I'm really glad to hear this. I feel similarly.


Posted by: heebie-geebie | Link to this comment | 10-11-11 12:06 PM
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I'm so sorry to hear this news. I am RTFA for his comments today. I did not know him but enjoyed bantering with him on more than a couple of occasions.


Posted by: Armsmasher | Link to this comment | 10-11-11 12:32 PM
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So sad.


Posted by: Not Prince Hamlet | Link to this comment | 10-11-11 1:28 PM
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.


Posted by: Cala | Link to this comment | 10-11-11 4:11 PM
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Fuck, fuck, fuck. And no, suicide that is the result of depression is never 'rational'. You are not rational when depressed, your ability to perceive your options, how others view you, your future, etc. are very, very, distorted.


Posted by: teraz kurwa my | Link to this comment | 10-11-11 5:04 PM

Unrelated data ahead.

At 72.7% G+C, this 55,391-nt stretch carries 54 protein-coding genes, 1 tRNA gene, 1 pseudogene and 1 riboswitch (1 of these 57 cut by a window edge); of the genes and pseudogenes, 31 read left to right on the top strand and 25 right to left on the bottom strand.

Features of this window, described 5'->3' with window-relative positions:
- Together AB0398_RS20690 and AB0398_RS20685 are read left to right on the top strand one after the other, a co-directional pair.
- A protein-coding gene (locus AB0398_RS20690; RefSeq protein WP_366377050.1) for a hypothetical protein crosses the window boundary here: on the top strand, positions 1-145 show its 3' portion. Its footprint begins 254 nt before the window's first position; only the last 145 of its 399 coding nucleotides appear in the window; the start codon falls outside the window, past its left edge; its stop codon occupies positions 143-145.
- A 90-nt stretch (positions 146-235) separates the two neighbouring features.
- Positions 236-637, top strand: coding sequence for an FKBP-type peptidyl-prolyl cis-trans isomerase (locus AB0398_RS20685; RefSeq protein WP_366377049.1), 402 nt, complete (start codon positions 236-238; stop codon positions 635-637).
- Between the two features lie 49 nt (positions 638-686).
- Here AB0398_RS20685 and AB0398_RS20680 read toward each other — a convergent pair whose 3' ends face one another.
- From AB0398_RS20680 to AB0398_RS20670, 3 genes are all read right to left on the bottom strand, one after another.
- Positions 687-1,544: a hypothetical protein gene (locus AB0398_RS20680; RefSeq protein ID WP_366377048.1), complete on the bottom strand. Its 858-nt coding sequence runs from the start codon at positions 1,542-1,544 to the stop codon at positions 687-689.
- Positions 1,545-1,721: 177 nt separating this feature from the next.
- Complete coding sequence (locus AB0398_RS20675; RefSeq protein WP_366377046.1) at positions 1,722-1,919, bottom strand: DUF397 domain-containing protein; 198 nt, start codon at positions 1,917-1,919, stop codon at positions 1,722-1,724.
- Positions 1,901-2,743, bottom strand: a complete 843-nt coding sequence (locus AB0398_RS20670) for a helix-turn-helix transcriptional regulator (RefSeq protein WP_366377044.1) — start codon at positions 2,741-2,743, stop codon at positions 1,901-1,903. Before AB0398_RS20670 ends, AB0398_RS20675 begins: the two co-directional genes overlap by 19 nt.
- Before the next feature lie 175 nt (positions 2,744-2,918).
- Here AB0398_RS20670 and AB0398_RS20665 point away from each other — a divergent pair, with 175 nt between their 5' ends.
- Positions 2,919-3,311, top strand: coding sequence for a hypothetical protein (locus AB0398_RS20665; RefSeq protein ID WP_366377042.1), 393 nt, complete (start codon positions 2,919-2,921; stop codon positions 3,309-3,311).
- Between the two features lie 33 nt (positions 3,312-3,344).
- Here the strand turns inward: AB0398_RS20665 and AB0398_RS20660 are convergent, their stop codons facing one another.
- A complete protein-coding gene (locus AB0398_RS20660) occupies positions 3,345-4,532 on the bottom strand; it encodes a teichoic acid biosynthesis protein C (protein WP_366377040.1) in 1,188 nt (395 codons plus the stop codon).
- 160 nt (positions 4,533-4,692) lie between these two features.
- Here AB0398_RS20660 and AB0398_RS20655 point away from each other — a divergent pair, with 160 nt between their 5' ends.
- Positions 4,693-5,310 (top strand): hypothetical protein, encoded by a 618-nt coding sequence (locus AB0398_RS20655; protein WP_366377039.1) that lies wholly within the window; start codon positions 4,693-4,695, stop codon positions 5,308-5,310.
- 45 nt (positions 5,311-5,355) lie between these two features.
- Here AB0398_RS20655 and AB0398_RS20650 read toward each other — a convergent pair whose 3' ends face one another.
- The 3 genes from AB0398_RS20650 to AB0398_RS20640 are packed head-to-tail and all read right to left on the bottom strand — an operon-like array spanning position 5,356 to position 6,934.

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ALso, pdf did have a point about the reporting requirements. I understand their logic, but they can be counterproductive IME. I only once reported current suicidal ideation to a mental health professional. It was my first contact with one, and led to an involuntary commitment hearing. I managed to get out free by arguing (honestly) that the act of seeking help had removed the imminent danger part. However, since that time, I have always been very careful to only discuss _past_ suicidal thoughts with shrinks, not current ones. As far as talking to friends goes, I don't think it's had an effect. It's not something I'd be comfortable inflicting on anyone who isn't really, really close. Partly cause saying you're actively suicidal is a huge burden on the person you're telling, partly fear of a rejection that could precipitate an attempt.